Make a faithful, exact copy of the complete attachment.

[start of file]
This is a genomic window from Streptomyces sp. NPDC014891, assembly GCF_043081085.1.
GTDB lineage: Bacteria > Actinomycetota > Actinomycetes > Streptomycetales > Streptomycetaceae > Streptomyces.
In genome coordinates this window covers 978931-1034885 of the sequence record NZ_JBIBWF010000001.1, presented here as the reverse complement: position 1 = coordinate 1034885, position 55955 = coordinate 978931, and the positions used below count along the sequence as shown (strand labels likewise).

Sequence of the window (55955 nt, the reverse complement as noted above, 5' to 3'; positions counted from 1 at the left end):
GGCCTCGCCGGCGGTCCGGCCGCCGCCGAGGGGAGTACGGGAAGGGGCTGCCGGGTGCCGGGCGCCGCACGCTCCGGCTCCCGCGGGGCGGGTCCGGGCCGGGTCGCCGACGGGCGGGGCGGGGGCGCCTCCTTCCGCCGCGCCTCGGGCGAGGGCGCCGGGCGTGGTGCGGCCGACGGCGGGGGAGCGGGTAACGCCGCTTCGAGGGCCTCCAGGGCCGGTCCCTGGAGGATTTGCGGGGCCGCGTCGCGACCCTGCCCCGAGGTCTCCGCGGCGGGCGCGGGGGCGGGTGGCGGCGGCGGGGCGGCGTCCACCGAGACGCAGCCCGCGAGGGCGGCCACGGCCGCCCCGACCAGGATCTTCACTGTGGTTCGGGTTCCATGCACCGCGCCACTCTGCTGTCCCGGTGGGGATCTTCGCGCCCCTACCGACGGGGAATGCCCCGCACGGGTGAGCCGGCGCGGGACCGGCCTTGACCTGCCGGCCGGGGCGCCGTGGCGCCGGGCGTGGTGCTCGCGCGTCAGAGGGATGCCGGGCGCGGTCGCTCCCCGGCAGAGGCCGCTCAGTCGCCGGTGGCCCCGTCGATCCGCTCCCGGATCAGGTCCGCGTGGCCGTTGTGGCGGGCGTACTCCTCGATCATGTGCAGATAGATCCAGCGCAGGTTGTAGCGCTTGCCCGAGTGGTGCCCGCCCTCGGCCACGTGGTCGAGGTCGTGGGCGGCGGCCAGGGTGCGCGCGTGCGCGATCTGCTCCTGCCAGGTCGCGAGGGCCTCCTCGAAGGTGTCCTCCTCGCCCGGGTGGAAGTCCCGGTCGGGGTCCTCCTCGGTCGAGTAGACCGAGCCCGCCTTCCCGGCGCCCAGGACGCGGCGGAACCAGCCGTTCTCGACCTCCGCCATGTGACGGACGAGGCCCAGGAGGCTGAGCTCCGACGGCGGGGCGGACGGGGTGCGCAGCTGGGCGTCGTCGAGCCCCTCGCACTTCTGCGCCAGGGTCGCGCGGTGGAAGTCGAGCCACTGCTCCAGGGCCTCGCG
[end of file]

This is a genomic window from Streptomyces sp. NPDC014891, assembly GCF_043081085.1.
GTDB lineage: Bacteria > Actinomycetota > Actinomycetes > Streptomycetales > Streptomycetaceae > Streptomyces.
In genome coordinates this window covers 978931-1034885 of the sequence record NZ_JBIBWF010000001.1, presented here as the reverse complement: position 1 = coordinate 1034885, position 55955 = coordinate 978931, and the positions used below count along the sequence as shown (strand labels likewise).

Sequence of the window (55955 nt, the reverse complement as noted above, 5' to 3'; positions counted from 1 at the left end):
GGCCTCGCCGGCGGTCCGGCCGCCGCCGAGGGGAGTACGGGAAGGGGCTGCCGGGTGCCGGGCGCCGCACGCTCCGGCTCCCGCGGGGCGGGTCCGGGCCGGGTCGCCGACGGGCGGGGCGGGGGCGCCTCCTTCCGCCGCGCCTCGGGCGAGGGCGCCGGGCGTGGTGCGGCCGACGGCGGGGGAGCGGGTAACGCCGCTTCGAGGGCCTCCAGGGCCGGTCCCTGGAGGATTTGCGGGGCCGCGTCGCGACCCTGCCCCGAGGTCTCCGCGGCGGGCGCGGGGGCGGGTGGCGGCGGCGGGGCGGCGTCCACCGAGACGCAGCCCGCGAGGGCGGCCACGGCCGCCCCGACCAGGATCTTCACTGTGGTTCGGGTTCCATGCACCGCGCCACTCTGCTGTCCCGGTGGGGATCTTCGCGCCCCTACCGACGGGGAATGCCCCGCACGGGTGAGCCGGCGCGGGACCGGCCTTGACCTGCCGGCCGGGGCGCCGTGGCGCCGGGCGTGGTGCTCGCGCGTCAGAGGGATGCCGGGCGCGGTCGCTCCCCGGCAGAGGCCGCTCAGTCGCCGGTGGCCCCGTCGATCCGCTCCCGGATCAGGTCCGCGTGGCCGTTGTGGCGGGCGTACTCCTCGATCATGTGCAGATAGATCCAGCGCAGGTTGTAGCGCTTGCCCGAGTGGTGCCCGCCCTCGGCCACGTGGTCGAGGTCGTGGGCGGCGGCCAGGGTGCGCGCGTGCGCGATCTGCTCCTGCCAGGTCGCGAGGGCCTCCTCGAAGGTGTCCTCCTCGCCCGGGTGGAAGTCCCGGTCGGGGTCCTCCTCGGTCGAGTAGACCGAGCCCGCCTTCCCGGCGCCCAGGACGCGGCGGAACCAGCCGTTCTCGACCTCCGCCATGTGACGGACGAGGCCCAGGAGGCTGAGCTCCGACGGCGGGGCGGACGGGGTGCGCAGCTGGGCGTCGTCGAGCCCCTCGCACTTCTGCGCCAGGGTCGCGCGGTGGAAGTCGAGCCACTGCTCCAGGGCCTCGCG